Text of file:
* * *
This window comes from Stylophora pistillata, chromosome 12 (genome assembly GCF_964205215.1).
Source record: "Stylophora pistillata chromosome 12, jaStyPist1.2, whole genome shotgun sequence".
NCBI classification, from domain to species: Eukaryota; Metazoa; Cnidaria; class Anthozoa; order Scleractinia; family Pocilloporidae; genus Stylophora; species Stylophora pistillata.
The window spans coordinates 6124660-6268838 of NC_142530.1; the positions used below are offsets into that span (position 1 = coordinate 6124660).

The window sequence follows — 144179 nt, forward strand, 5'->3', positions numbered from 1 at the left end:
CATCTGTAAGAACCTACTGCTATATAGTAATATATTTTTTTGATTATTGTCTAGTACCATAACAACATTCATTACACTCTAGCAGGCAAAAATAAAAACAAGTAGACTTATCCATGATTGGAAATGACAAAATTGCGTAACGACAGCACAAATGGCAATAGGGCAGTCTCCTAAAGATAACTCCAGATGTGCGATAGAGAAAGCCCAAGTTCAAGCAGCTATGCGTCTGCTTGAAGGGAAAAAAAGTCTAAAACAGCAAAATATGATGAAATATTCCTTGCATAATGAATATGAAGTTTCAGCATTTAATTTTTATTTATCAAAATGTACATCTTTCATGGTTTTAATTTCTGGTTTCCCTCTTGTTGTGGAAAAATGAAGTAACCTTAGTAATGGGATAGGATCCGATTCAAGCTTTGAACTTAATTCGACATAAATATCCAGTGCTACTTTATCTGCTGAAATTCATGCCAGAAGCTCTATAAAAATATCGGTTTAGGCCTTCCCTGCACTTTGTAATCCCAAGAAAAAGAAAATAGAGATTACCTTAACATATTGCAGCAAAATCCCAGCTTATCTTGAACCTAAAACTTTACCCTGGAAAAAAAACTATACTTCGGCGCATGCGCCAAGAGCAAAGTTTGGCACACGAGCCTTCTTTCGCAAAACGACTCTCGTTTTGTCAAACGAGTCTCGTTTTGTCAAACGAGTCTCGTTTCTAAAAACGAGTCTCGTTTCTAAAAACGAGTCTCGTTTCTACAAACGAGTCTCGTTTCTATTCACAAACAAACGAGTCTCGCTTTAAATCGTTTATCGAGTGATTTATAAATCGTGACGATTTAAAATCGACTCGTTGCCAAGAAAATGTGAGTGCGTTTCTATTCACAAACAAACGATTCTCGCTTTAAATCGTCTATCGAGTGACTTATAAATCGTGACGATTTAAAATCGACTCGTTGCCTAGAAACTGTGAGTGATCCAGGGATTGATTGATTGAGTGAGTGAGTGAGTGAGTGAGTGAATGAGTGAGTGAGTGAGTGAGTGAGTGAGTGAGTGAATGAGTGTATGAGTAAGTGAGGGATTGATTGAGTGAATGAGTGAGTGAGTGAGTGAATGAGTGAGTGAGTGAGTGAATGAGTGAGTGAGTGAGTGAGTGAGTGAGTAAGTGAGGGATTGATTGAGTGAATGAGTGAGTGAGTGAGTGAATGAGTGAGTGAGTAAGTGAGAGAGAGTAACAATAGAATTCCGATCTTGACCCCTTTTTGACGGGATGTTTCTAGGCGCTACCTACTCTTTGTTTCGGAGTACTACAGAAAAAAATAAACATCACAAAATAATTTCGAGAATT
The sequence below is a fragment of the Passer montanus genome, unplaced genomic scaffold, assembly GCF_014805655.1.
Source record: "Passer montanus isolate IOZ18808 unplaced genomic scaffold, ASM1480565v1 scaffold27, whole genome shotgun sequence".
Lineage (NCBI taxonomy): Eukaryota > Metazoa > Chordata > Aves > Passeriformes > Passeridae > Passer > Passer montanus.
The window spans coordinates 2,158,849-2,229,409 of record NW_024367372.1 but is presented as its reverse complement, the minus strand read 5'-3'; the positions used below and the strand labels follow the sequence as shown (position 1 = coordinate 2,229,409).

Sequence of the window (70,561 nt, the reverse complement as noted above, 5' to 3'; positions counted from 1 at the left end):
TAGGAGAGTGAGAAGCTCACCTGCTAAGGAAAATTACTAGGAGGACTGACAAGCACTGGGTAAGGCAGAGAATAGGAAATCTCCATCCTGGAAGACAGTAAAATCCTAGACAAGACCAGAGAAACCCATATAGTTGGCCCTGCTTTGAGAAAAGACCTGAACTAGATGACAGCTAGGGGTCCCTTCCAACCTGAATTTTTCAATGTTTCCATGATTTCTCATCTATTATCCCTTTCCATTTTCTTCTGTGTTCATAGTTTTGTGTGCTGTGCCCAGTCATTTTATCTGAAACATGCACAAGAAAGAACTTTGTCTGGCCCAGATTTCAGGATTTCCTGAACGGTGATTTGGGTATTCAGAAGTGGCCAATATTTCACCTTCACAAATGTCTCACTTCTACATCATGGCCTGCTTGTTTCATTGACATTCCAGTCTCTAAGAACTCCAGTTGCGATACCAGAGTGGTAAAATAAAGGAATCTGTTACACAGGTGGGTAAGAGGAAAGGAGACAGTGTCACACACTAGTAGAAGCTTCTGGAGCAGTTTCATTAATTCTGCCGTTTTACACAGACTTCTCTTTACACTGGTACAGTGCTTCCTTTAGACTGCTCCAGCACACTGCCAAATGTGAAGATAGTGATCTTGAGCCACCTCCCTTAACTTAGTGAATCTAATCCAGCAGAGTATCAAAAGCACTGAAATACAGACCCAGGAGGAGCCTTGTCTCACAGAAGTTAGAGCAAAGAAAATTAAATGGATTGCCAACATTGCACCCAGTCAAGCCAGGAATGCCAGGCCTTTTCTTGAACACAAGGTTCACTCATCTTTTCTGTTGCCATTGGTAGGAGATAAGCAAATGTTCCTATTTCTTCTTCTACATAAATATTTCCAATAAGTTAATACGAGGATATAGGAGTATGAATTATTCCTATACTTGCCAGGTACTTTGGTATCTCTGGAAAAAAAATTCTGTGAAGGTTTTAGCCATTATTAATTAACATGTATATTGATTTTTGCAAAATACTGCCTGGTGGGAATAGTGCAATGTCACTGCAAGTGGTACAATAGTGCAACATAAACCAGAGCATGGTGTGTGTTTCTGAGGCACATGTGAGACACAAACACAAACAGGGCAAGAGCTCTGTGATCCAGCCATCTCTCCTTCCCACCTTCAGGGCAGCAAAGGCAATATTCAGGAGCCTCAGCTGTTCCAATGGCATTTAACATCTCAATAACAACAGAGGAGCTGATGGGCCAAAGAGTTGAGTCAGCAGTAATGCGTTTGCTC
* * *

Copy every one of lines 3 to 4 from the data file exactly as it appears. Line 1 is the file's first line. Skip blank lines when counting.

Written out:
NCBI classification, from domain to species: Eukaryota; Metazoa; Cnidaria; class Anthozoa; order Scleractinia; family Pocilloporidae; genus Stylophora; species Stylophora pistillata.
The window spans coordinates 6124660-6268838 of NC_142530.1; the positions used below are offsets into that span (position 1 = coordinate 6124660).